Pickled Beets

A portion of yesterday's harvest:


In this basket are (what must be) the very last of the snap peas, tiny "Paris market" carrots, a pair of red onions, and beets. The onions aren't quite ready to be picked, but I needed some to fulfill a promise to Tiegan.

This summer she is planning to make dinner for us once a week (supposedly with help from her brother, but his enthusiasm for this project remains to be seen). She has gone through Kirk's old "Meals of Many Lands" children's cookbook and decided on Scandinavia. Thus the request for pickled beets.

So that these would definitely be ready for next week's dinner (I convinced her to do France first), I am going with a quick refrigerator pickle rather than a ferment. I used Alton Brown's recipe with a few modifications:


After washing and trimming a dozen small-to-medium beets, I drizzled them with olive oil and added a couple cloves of peeled garlic (instead of shallots) and a couple sprigs of rosemary, then wrapped them up in a foil packet and put them in the oven, where they roasted for an hour at 400 degrees. I tested the smaller ones with a knife (which should go right through when they're done) at 25 and again at 45 minutes, but it seems that all beets require an hour. 

After taking them out of the oven, I let them cool before peeling the skins (if you pinch slightly and drag your thumb and forefinger across the beet to the tip, the skin mostly rubs right off. 


Next up: slice the beets and onion (I used two small ones) thinly. You'll notice that these are Chioggia beets, which aren't red all the way through, but rather are variegated with red and white rings. We've never grown them before, but they are supposed to be very sweet. I can say for certain that they are no where near as messy as red beets, either for peeling or cutting — no stained fingers here!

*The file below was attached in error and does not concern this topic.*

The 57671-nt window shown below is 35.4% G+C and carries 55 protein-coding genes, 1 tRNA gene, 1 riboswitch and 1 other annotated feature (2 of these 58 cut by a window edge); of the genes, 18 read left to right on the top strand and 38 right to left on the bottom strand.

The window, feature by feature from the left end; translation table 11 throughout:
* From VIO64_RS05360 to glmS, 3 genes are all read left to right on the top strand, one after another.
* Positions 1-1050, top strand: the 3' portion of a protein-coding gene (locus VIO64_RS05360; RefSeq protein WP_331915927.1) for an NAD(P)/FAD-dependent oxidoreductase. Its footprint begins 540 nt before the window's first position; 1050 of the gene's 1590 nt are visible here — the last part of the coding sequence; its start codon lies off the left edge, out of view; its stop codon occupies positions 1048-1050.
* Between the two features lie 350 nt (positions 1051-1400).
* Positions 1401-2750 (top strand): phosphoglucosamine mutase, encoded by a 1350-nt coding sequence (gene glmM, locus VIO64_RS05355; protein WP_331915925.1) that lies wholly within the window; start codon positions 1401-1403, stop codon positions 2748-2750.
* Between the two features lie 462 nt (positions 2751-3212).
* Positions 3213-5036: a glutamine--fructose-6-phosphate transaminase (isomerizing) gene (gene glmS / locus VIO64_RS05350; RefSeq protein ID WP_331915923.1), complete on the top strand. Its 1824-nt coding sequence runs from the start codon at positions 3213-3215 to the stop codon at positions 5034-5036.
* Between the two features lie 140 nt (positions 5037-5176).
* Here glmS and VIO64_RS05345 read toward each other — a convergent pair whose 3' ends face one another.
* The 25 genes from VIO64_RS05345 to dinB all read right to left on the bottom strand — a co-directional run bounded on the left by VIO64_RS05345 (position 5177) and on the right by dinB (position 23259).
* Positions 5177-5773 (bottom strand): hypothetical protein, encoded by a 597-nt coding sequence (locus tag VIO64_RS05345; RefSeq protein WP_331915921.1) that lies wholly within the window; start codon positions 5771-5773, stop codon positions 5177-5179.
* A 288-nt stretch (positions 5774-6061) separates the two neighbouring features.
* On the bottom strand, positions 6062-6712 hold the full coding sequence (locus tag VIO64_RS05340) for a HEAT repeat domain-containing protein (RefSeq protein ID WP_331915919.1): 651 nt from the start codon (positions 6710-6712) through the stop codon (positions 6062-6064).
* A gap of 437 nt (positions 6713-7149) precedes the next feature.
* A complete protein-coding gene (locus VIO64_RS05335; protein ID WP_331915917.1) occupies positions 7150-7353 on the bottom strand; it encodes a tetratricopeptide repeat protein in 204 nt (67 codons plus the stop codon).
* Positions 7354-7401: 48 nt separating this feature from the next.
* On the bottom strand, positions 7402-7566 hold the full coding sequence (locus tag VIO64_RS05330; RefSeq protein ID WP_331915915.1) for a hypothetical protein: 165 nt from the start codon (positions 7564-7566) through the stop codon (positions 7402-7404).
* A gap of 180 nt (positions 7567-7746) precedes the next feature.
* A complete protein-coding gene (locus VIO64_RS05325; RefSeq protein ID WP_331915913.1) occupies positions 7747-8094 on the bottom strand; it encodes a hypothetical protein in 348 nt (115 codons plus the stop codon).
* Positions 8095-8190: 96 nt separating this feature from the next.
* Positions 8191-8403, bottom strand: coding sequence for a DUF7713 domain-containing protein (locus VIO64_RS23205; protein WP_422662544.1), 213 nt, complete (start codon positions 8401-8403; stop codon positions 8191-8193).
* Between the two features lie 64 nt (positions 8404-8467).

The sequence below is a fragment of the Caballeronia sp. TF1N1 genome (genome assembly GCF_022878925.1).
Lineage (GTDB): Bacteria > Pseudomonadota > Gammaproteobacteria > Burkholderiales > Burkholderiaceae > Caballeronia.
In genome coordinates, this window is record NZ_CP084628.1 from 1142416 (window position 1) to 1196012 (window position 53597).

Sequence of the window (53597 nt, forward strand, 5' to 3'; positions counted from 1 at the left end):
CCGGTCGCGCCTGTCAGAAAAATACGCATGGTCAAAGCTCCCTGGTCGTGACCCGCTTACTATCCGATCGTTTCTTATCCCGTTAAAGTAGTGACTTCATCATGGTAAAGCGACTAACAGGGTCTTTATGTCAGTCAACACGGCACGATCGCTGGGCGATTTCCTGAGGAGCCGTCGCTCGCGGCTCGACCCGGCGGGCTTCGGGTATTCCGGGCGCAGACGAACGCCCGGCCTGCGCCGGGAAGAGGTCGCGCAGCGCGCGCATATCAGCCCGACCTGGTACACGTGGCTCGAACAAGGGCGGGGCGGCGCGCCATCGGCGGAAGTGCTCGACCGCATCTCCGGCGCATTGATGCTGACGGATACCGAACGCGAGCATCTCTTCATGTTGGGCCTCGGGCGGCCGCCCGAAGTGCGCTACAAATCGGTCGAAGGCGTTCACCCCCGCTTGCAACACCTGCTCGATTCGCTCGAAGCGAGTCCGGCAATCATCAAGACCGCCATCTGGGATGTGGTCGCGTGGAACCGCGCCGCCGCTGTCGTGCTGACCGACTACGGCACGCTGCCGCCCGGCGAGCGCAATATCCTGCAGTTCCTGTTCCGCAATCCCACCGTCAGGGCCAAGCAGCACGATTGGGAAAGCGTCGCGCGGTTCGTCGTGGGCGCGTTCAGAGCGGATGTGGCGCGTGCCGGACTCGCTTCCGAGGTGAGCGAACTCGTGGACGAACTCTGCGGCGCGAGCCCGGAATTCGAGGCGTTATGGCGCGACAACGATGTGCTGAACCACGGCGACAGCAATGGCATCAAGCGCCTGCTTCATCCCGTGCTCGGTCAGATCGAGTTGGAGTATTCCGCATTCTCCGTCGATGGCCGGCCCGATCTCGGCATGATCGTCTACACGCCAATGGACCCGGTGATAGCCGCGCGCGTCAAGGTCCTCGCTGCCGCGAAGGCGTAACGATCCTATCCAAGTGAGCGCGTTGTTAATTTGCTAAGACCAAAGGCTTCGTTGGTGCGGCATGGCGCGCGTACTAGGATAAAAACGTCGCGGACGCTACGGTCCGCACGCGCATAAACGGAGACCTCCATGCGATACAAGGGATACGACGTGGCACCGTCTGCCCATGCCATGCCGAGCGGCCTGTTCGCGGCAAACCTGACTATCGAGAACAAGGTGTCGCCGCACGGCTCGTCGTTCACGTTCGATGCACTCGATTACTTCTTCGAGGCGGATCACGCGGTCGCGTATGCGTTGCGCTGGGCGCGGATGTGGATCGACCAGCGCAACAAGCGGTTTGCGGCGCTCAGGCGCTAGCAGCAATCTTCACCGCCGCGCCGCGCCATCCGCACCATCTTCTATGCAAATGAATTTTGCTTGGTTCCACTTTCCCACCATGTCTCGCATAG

After washing out a wide-mouthed pint jar, I layered the beets and onions. I packed them flat and gave a good press to make more room, but I still had some left over. 

The brine is next, and it's just a cup of vinegar, a cup of water, 1/2 cup of sugar, and 1 1/2 teaspoons of Kosher salt, boiled. The original recipe called for tarragon wine vinegar, which isn't something we keep lying around. So I just threw a couple sprigs of fresh tarragon in the mix as it was heating up, and stuck one down the side of the jar after pouring in the brine:


By the way, this sounds like a lot of sugar to me — especially if these beets are as sweet as their reputation would have me believe — so I used slightly less than a 1/2 cup of sugar. 

I put the leftover beet slices in a ramekin and covered them with the leftover brine (this recipe probably made enough for 1 quart). I also added two small cloves of garlic to make up for not having any onions left, and put in the other sprig of tarragon from the brine: 


The capped pint and the ramekin cooled overnight on the counter, and then the pint went into the fridge to await Tiegan's culinary wizardry next week. The ramekin ones are for tasting now, though, and they are really good. These beets don't taste like dirt at all — you know how beets can be. I'm not sure if that's due to variety or due to all the vinegar and tarragon. That sprig of tarragon really flavored these, and I'm hoping that the ratio of the sprig to a whole pint jar is a little more subtle. Still, I'm enjoying these more than I expected, and it's nice to have some pickle choices available. I'm thinking these will be good with a cheese plate ...

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